You come up with an idea for a product. First, you probably ask your friends and family, if it’s a good solution. Then, you google it and search on the Internet. Have many people, just like you, wanted to launch a similar digital product? Little by little, you start to build your business plan around it.
Validating the idea for your product or anything really, usually poses a big challenge. It’s a multi-step process, and it isn’t cheap. That’s why if you want it to be done effectively, find someone who knows what questions to ask and make something out of collected data. Thus, the next step in your journey of product development is heading with the information to your future software vendor. Here’s when our role starts.
How do you tell if a product will sell? What’s the process behind product validation and how vital is unique selling point (USP)? Also, what lean approach, workshops, and design sprints have to do with it? In this article, I’ll give you the answers to these (and some more) questions.
Product validation helps you save time and money. In some situations, it keeps you from putting your resources into something not worth building. But not only that. It also provides you with information about market needs, as well as your competition and target users. Thanks to this, you have clarity about the product. You know more about the requirements it should fulfil, which features are necessary and which are redundant. Thus, you can better rate your chances of success.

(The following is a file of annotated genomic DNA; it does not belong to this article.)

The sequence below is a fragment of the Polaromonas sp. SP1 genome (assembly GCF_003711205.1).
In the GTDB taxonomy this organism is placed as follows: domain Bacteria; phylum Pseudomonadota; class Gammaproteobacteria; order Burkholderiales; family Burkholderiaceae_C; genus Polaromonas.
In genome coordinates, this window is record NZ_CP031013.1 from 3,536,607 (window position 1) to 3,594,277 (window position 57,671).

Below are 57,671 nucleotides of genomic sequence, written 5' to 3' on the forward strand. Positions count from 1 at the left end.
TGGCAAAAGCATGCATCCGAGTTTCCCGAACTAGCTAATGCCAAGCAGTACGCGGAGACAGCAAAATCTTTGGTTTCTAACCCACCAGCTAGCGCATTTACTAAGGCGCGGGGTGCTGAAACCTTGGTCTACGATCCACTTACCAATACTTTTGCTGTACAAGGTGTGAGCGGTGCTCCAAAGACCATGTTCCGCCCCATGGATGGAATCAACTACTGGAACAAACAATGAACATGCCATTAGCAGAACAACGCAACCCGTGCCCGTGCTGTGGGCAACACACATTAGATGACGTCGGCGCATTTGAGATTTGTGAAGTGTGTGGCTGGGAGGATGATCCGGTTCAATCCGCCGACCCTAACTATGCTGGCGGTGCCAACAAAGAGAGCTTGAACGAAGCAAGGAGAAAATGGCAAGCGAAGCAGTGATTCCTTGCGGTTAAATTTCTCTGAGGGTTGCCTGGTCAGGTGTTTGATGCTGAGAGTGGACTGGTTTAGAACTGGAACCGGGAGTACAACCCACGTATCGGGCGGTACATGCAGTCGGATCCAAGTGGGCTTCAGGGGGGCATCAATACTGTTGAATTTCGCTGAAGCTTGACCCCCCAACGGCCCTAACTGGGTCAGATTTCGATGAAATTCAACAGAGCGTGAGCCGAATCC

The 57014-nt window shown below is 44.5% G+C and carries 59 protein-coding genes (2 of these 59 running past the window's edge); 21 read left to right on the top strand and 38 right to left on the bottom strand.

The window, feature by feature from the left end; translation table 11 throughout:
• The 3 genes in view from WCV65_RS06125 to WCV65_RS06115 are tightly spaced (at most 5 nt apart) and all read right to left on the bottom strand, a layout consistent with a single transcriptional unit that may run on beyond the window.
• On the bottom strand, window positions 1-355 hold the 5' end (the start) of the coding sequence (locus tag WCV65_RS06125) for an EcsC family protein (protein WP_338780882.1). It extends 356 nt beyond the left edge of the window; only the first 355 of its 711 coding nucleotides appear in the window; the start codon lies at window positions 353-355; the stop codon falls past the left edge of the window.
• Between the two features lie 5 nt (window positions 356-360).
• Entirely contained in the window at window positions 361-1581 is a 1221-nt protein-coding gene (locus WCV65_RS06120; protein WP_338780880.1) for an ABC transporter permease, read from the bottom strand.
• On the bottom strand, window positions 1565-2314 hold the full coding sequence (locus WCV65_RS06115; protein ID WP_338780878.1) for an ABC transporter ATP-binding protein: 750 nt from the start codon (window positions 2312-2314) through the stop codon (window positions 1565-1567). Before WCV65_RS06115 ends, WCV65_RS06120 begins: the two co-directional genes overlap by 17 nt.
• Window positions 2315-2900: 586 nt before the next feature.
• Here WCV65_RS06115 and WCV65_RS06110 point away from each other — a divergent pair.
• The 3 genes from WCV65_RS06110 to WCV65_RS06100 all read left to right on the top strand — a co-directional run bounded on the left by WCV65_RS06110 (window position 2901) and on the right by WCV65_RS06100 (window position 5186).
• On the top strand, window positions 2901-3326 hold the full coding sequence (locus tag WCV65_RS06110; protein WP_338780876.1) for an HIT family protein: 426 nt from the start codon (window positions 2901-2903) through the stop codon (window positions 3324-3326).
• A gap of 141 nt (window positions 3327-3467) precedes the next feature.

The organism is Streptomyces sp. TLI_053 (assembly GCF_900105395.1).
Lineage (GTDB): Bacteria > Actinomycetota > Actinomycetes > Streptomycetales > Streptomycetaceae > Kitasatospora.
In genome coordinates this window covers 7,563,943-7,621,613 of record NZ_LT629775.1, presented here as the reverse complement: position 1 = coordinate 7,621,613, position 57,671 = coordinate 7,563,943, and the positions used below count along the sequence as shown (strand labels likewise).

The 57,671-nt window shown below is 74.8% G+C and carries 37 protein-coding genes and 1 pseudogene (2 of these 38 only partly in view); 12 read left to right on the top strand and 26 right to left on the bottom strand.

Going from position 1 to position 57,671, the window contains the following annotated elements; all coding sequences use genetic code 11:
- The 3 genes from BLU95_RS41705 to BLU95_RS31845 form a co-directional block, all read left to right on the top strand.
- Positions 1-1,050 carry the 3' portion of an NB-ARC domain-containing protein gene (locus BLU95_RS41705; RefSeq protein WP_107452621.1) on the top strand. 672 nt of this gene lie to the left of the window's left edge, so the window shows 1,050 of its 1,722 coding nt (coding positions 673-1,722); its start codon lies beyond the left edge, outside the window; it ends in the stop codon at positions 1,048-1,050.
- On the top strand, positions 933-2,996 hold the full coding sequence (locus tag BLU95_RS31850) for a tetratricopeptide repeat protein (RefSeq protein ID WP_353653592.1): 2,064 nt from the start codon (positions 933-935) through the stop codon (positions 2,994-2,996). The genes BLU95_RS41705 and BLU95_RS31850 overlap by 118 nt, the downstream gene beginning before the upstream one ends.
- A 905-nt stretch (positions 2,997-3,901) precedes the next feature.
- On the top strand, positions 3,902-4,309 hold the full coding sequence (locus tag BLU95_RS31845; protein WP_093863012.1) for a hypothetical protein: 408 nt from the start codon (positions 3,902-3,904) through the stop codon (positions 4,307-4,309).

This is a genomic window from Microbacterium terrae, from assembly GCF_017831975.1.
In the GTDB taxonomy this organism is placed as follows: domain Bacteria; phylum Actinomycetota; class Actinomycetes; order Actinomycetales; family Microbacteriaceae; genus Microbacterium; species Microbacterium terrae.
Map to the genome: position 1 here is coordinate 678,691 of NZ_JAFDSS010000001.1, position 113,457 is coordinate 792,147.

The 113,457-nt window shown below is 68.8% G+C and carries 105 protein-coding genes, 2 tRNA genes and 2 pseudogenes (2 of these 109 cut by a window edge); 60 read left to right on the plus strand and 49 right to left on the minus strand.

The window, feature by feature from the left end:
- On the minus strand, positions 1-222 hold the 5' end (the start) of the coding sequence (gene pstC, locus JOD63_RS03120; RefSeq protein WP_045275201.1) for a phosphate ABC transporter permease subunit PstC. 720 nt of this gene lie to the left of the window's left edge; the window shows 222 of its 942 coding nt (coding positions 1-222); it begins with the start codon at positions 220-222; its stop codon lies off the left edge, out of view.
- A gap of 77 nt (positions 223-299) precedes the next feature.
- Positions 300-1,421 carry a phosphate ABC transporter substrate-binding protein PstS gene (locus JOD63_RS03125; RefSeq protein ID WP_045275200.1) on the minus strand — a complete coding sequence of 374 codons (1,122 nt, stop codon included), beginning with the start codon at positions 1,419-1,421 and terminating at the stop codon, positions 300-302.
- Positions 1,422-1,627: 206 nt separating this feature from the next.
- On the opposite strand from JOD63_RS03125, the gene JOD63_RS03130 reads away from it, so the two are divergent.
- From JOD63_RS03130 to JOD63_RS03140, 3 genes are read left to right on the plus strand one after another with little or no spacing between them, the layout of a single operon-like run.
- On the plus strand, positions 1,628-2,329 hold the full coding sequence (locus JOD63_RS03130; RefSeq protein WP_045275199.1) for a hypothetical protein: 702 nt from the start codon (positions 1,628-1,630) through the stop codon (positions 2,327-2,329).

As I mentioned before, the beginnings are usually the most complex stages. Figuring it all out and doing research, takes a lot of time. The process of testing your digital product idea begins with you. When you gathered the data, you probably start looking for a software development company. And that’s when our partnerships manager steps in. Here’s what he has to say about his part of the product validation process:
“From my experience, I can sense that the idea is good when it has some foundation. If the client did the necessary research, he could already tell whether or not it will bring value to the market. He has faith in the product. That’s what matters to us. Why? Cause now our role is to turn this idea into reality.”
Mariusz Binkowski, Partnerships Manager
But naturally, you don’t need to know it all right away. We can help you with that. If you have no idea where to start your research, you should read our ebook. It’ll provide you with the necessary information before beginning your work with the team.